Masters Rugby League – A Captain’s Tale

By Dafydd Curry, Wales Masters

Captaining Wales Masters last weekend was one proud day I’ll never forget. We travelled to Moreton Stadium in Dublin to take on Ireland, who are a good side and even better hosts.

Masters Rugby League is an inclusive sport for those aged at least 35 years old, with no upper age. We have modified rules including varying contact depending on age, denoted by short colour. It is surprisingly well observed and easy to adjust to, even in the heat of battle. I’m 45-years old right now.

And against Ireland, it was a battle. It was the second leg of the “Capital Series”. Ireland were a big strong side, and both sides relished the physical aspects of the game, we loved it! Denny McCarthy ran the show for Ireland and deserved his side’s man of the match. We scored two tries, through Dave Turner and from our man of the match Dave Castle.

That was on Saturday. It was a proper hard game, officiated superbly by the refereeing team. On Sunday, we had sore bodies and sore heads as we made our journey home.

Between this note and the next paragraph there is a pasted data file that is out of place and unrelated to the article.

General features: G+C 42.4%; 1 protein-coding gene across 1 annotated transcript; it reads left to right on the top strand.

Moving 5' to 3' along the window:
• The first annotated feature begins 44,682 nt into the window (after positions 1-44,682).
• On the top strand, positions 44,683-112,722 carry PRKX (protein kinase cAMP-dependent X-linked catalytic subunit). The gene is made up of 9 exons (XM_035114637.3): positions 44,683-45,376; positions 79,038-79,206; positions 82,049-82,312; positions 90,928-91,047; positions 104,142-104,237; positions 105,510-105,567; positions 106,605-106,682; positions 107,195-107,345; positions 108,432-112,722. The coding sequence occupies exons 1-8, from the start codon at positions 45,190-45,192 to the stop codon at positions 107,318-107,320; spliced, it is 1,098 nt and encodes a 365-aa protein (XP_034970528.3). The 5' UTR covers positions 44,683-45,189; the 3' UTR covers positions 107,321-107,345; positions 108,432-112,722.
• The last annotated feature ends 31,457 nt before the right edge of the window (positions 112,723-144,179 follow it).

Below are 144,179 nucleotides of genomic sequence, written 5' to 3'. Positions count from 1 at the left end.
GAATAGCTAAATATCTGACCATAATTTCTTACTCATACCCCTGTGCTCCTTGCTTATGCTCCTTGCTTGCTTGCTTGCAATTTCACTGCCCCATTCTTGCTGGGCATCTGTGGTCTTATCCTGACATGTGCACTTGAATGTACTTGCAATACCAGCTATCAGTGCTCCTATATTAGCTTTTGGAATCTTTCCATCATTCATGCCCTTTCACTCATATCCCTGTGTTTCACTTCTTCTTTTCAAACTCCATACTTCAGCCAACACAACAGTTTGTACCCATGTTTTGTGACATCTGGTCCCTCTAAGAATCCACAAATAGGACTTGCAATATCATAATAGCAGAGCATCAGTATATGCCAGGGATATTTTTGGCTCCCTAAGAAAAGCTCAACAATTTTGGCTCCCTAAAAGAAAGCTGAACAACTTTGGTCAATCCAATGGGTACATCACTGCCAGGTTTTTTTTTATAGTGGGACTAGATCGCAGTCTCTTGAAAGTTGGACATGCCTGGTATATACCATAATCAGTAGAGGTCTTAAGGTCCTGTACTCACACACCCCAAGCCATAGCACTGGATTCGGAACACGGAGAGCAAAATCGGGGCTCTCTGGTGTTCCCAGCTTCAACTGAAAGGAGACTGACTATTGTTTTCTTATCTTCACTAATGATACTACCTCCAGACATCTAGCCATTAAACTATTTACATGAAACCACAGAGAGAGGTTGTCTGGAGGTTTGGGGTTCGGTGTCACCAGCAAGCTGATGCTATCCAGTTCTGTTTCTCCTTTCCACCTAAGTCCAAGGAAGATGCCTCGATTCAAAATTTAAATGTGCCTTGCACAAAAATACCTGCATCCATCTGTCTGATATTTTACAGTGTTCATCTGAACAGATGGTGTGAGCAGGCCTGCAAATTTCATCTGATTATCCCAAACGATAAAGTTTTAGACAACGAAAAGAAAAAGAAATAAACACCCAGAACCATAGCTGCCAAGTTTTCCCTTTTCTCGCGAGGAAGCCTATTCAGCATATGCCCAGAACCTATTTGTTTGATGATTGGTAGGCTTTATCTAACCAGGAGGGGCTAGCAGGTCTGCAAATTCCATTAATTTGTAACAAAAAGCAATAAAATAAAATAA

Ireland were fantastic hosts. Both sides enjoyed the clubhouse and the onward venue to rehydrate, with the hospitality going well into the night. That’s all part of Masters Rugby League. We face each other, then mix together, the big rule is that you buy your opposite number a drink.

It is this camaraderie which is often evident in masters rugby league matches and lifelong friendships develop.

Many of us get into Masters Rugby League for different reasons. For myself, I was actually trying to find suitable rugby for my son who has learning disabilities. I ended up coaching and helping out and from that, I was asked to go training with the Masters RL side, North Wales Buccaneers.

I’ve not really played much since school, so I’ve actually played more in four years than throughout my 20s and 30s. All I ever expected was a few games for the Buccaneers, so to then get to play for and captain my country is an example of what Masters rugby has given me in terms of opportunity.

Plenty of the men in that group have opened up on problems ranging from depression, loneliness anxiety and homelessness. It’s an inclusive form of rugby and a great support to each other.

Currently, we’ve two sides in Wales, the Buccaneers plus Cardiff Blue Dragons, but we’d love to see more. Please email if you want to get involved.